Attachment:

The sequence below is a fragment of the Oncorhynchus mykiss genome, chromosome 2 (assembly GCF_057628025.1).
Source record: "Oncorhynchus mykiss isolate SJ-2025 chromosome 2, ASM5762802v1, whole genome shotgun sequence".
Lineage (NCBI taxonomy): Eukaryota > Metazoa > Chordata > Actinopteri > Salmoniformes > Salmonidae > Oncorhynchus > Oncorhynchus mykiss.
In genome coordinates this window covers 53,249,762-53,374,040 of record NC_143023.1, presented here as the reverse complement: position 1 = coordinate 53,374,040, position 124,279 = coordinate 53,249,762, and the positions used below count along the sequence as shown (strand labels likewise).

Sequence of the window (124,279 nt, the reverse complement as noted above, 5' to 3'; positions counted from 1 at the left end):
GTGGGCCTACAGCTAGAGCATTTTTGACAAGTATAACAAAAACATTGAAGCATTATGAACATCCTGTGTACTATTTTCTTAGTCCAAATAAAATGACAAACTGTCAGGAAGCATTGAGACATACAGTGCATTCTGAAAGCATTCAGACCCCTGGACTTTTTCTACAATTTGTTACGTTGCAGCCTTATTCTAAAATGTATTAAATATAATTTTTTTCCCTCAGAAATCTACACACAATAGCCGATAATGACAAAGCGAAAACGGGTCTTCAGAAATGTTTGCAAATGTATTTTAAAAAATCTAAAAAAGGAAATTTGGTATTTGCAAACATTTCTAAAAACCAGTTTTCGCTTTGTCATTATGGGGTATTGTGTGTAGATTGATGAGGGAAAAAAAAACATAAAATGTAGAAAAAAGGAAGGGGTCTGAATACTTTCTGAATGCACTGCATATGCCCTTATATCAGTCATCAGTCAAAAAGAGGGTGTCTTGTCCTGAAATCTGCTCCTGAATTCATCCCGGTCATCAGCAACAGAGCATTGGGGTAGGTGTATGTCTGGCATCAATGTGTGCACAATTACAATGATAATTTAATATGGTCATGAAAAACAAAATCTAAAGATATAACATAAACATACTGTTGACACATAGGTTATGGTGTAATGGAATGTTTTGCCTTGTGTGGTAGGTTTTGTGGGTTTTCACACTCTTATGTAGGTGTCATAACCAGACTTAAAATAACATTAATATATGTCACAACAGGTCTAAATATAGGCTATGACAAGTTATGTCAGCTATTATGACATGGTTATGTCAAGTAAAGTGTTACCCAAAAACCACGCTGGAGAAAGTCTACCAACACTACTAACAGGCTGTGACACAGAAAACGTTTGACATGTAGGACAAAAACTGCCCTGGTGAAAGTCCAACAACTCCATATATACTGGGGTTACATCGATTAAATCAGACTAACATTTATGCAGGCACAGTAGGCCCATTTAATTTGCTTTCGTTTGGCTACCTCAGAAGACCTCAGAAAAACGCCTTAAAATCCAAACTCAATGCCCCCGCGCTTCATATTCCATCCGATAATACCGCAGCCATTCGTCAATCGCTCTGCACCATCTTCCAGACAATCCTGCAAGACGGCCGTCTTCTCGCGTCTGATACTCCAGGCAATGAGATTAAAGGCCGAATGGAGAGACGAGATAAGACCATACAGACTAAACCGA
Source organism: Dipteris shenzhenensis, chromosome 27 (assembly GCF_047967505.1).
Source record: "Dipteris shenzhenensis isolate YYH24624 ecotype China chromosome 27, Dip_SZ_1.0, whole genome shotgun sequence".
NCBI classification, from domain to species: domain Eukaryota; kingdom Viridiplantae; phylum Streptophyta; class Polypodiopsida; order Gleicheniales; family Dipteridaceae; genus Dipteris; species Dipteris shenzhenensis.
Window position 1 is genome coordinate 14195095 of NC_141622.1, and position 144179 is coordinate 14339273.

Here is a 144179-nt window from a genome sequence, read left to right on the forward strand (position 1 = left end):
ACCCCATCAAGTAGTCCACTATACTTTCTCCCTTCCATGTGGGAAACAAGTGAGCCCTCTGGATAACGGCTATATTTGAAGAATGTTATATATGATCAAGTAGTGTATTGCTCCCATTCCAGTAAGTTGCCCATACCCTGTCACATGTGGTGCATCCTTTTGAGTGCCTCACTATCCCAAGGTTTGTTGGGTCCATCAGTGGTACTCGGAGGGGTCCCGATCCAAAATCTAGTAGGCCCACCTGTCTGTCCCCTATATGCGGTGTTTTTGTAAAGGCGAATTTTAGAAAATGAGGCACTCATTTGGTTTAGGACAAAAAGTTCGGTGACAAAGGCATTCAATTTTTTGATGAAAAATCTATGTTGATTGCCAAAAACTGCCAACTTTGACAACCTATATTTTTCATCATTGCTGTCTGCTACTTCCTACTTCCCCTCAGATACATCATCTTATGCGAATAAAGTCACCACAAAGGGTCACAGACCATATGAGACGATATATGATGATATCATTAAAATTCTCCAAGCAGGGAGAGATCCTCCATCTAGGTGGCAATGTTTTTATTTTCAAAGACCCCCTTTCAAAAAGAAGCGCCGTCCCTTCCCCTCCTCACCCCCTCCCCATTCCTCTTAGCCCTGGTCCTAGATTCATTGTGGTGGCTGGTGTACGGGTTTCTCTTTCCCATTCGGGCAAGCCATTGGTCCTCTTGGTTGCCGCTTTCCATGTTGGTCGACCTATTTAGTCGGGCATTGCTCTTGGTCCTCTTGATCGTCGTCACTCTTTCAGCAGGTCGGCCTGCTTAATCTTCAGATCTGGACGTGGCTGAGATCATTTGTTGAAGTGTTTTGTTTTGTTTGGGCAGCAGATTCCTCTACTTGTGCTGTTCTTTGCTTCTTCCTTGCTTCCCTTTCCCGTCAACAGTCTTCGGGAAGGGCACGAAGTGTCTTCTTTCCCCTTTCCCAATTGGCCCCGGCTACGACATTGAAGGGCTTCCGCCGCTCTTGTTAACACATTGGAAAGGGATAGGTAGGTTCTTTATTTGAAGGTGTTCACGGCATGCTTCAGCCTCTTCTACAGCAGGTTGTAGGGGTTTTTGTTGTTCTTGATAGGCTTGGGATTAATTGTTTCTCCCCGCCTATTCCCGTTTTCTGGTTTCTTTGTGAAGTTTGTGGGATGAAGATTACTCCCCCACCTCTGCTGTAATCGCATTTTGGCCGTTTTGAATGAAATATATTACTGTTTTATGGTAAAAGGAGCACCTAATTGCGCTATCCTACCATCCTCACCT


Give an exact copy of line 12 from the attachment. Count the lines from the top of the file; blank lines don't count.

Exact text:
ACCCCATCAAGTAGTCCACTATACTTTCTCCCTTCCATGTGGGAAACAAGTGAGCCCTCTGGATAACGGCTATATTTGAAGAATGTTATATATGATCAAGTAGTGTATTGCTCCCATTCCAGTAAGTTGCCCATACCCTGTCACATGTGGTGCATCCTTTTGAGTGCCTCACTATCCCAAGGTTTGTTGGGTCCATCAGTGGTACTCGGAGGGGTCCCGATCCAAAATCTAGTAGGCCCACCTGTCTGTCCCCTATATGCGGTGTTTTTGTAAAGGCGAATTTTAGAAAATGAGGCACTCATTTGGTTTAGGACAAAAAGTTCGGTGACAAAGGCATTCAATTTTTTGATGAAAAATCTATGTTGATTGCCAAAAACTGCCAACTTTGACAACCTATATTTTTCATCATTGCTGTCTGCTACTTCCTACTTCCCCTCAGATACATCATCTTATGCGAATAAAGTCACCACAAAGGGTCACAGACCATATGAGACGATATATGATGATATCATTAAAATTCTCCAAGCAGGGAGAGATCCTCCATCTAGGTGGCAATGTTTTTATTTTCAAAGACCCCCTTTCAAAAAGAAGCGCCGTCCCTTCCCCTCCTCACCCCCTCCCCATTCCTCTTAGCCCTGGTCCTAGATTCATTGTGGTGGCTGGTGTACGGGTTTCTCTTTCCCATTCGGGCAAGCCATTGGTCCTCTTGGTTGCCGCTTTCCATGTTGGTCGACCTATTTAGTCGGGCATTGCTCTTGGTCCTCTTGATCGTCGTCACTCTTTCAGCAGGTCGGCCTGCTTAATCTTCAGATCTGGACGTGGCTGAGATCATTTGTTGAAGTGTTTTGTTTTGTTTGGGCAGCAGATTCCTCTACTTGTGCTGTTCTTTGCTTCTTCCTTGCTTCCCTTTCCCGTCAACAGTCTTCGGGAAGGGCACGAAGTGTCTTCTTTCCCCTTTCCCAATTGGCCCCGGCTACGACATTGAAGGGCTTCCGCCGCTCTTGTTAACACATTGGAAAGGGATAGGTAGGTTCTTTATTTGAAGGTGTTCACGGCATGCTTCAGCCTCTTCTACAGCAGGTTGTAGGGGTTTTTGTTGTTCTTGATAGGCTTGGGATTAATTGTTTCTCCCCGCCTATTCCCGTTTTCTGGTTTCTTTGTGAAGTTTGTGGGATGAAGATTACTCCCCCACCTCTGCTGTAATCGCATTTTGGCCGTTTTGAATGAAATATATTACTGTTTTATGGTAAAAGGAGCACCTAATTGCGCTATCCTACCATCCTCACCT